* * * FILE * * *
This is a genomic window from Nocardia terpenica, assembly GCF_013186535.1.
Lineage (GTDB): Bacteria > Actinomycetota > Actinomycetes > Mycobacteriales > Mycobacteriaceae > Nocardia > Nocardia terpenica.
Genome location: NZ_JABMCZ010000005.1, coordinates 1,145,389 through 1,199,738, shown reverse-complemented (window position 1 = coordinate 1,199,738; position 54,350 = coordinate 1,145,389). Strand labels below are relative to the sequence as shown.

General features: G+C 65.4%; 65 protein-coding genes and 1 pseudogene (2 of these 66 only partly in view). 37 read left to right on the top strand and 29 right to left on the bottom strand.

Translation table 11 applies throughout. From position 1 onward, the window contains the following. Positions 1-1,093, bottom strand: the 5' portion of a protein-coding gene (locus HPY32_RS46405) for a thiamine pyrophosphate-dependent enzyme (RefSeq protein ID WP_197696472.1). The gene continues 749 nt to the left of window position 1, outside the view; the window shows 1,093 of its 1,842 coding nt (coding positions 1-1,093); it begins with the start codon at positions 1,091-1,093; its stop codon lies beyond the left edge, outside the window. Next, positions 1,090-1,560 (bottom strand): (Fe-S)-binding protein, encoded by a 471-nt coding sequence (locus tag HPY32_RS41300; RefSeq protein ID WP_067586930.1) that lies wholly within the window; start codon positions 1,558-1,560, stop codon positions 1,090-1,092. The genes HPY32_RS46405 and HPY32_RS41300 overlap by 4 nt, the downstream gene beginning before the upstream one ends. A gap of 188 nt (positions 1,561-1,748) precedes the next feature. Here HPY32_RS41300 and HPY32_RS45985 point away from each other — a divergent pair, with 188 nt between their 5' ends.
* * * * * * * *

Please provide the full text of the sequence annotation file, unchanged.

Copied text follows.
This is a genomic window from Nocardia terpenica, assembly GCF_013186535.1.
Lineage (GTDB): Bacteria > Actinomycetota > Actinomycetes > Mycobacteriales > Mycobacteriaceae > Nocardia > Nocardia terpenica.
Genome location: NZ_JABMCZ010000005.1, coordinates 1,145,389 through 1,199,738, shown reverse-complemented (window position 1 = coordinate 1,199,738; position 54,350 = coordinate 1,145,389). Strand labels below are relative to the sequence as shown.

General features: G+C 65.4%; 65 protein-coding genes and 1 pseudogene (2 of these 66 only partly in view). 37 read left to right on the top strand and 29 right to left on the bottom strand.

Translation table 11 applies throughout. From position 1 onward, the window contains the following. Positions 1-1,093, bottom strand: the 5' portion of a protein-coding gene (locus HPY32_RS46405) for a thiamine pyrophosphate-dependent enzyme (RefSeq protein ID WP_197696472.1). The gene continues 749 nt to the left of window position 1, outside the view; the window shows 1,093 of its 1,842 coding nt (coding positions 1-1,093); it begins with the start codon at positions 1,091-1,093; its stop codon lies beyond the left edge, outside the window. Next, positions 1,090-1,560 (bottom strand): (Fe-S)-binding protein, encoded by a 471-nt coding sequence (locus tag HPY32_RS41300; RefSeq protein ID WP_067586930.1) that lies wholly within the window; start codon positions 1,558-1,560, stop codon positions 1,090-1,092. The genes HPY32_RS46405 and HPY32_RS41300 overlap by 4 nt, the downstream gene beginning before the upstream one ends. A gap of 188 nt (positions 1,561-1,748) precedes the next feature. Here HPY32_RS41300 and HPY32_RS45985 point away from each other — a divergent pair, with 188 nt between their 5' ends.